By Jude Warne.
“Her voice is full of money,” Jay Gatsby says of his love Daisy Buchanan in F. Scott Fitzgerald’s 1925 masterwork. There is something in the aural quality of socialite speak that suggests the speaker holds a vague indifference toward whatever matter may be at hand, because its outcome will have very little bearing on her fate. Hall & Oates suggest as much in their 1977 hit “Rich Girl”: “…you’ve gone too far ‘cause you know it don’t matter anyway.”
Socialite and art lover Peggy Guggenheim, upon acquiring inheritance money after her mother’s death in 1937, couldn’t decide whether to open an art gallery or a bookstore. She went with the art gallery simply because it was the less expensive option, and dubbed it Guggenheim Jeune. This creation of Peggy’s would be followed by her New York gallery, the Art of this Century Gallery – in existence from 1942 through 1947 – and perhaps more lastingly The Peggy Guggenheim Collection, which opened in 1951 and is today one of the most frequented tourist attractions in Venice. And by association, of course, there was her uncle’s establishing of the Solomon R. Guggenheim Foundation in New York, which became the Solomon R. Guggenheim Museum in 1952. Lisa Immordino Vreeland’s recently released documentary Peggy Guggenheim: Art Addict seeks to tell the story of Peggy’s incredible life and to celebrate the role that she played in the evolution of Modern Art over the course of the twentieth century. The film succeeds certainly, and along the way, the viewer is entertained by the cornucopia of shenanigans that Peggy partook in, shenanigans that were certainly ahead of their time. Guggenheim, with her self-assumed sexual freedom, was in essence, as the film is quick to insist, a liberated woman.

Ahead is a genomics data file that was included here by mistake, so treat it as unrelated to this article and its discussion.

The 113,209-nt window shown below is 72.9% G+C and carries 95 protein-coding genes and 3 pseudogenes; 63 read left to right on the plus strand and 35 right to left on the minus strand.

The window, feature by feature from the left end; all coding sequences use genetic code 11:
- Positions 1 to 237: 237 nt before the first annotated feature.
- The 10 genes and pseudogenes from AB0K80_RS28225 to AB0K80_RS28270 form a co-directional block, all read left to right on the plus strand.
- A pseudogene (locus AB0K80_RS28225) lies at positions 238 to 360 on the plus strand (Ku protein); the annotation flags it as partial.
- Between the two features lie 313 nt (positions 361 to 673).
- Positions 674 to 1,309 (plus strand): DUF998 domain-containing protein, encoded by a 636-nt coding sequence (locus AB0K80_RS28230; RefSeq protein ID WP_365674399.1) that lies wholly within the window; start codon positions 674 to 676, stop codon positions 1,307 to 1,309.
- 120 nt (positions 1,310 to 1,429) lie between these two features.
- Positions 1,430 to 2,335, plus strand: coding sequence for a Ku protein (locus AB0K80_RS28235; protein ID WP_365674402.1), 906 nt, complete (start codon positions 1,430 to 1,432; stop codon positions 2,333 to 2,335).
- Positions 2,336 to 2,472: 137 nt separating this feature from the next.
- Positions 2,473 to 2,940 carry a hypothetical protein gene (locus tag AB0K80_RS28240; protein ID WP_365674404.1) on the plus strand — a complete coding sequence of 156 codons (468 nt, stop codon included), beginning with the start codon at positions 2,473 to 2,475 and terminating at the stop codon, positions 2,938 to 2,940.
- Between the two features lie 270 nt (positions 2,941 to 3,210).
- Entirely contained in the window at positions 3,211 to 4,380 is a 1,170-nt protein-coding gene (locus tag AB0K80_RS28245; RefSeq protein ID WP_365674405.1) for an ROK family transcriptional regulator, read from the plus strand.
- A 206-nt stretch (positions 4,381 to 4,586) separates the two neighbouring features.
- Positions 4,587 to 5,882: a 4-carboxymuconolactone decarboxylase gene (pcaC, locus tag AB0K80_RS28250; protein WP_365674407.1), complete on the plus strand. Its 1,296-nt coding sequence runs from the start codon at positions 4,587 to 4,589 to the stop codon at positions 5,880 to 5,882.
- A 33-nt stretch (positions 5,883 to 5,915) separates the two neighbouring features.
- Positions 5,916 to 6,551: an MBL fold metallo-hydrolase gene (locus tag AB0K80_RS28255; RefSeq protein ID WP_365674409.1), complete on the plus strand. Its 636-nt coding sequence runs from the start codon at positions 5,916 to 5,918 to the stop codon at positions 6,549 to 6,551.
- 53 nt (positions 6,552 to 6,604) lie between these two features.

The last interview that Peggy Guggenheim gave was in regards to a book being written about her life, and the associated recordings were thought to have been lost. Luckily for filmmaker Vreeland, and for us, of course, the tapes were recovered during the making of Peggy Guggenheim: Art Addict. Peggy’s rich-girl-lilt, the peculiar source of which is directly and quite interestingly explained during the film, can clearly be heard. The documentary moves forth to tell the beginning-to-end narrative of Peggy’s life, and due to the subject matter, no doubt, its viewing experience is strangely akin to that of Grey Gardens (Albert and David Maysles, 1975). Both films are true-tales of eccentric, wealthy, and cultured women who were in direct contact with the goings-on of the twentieth century. Being exposed to these chicks leaves one with the deep sense of their disassociation from real life and real problems. But as privileged gals do, they also seem to possess a pronounced, strange vulnerability, a yearning to trust others and a need for love. They seem to be less guarded, perhaps never having had to defend anything too intensely. Both the extremely privileged and the extremely impoverished have less to lose than middle-of-the-roadies and thus perhaps take greater risks.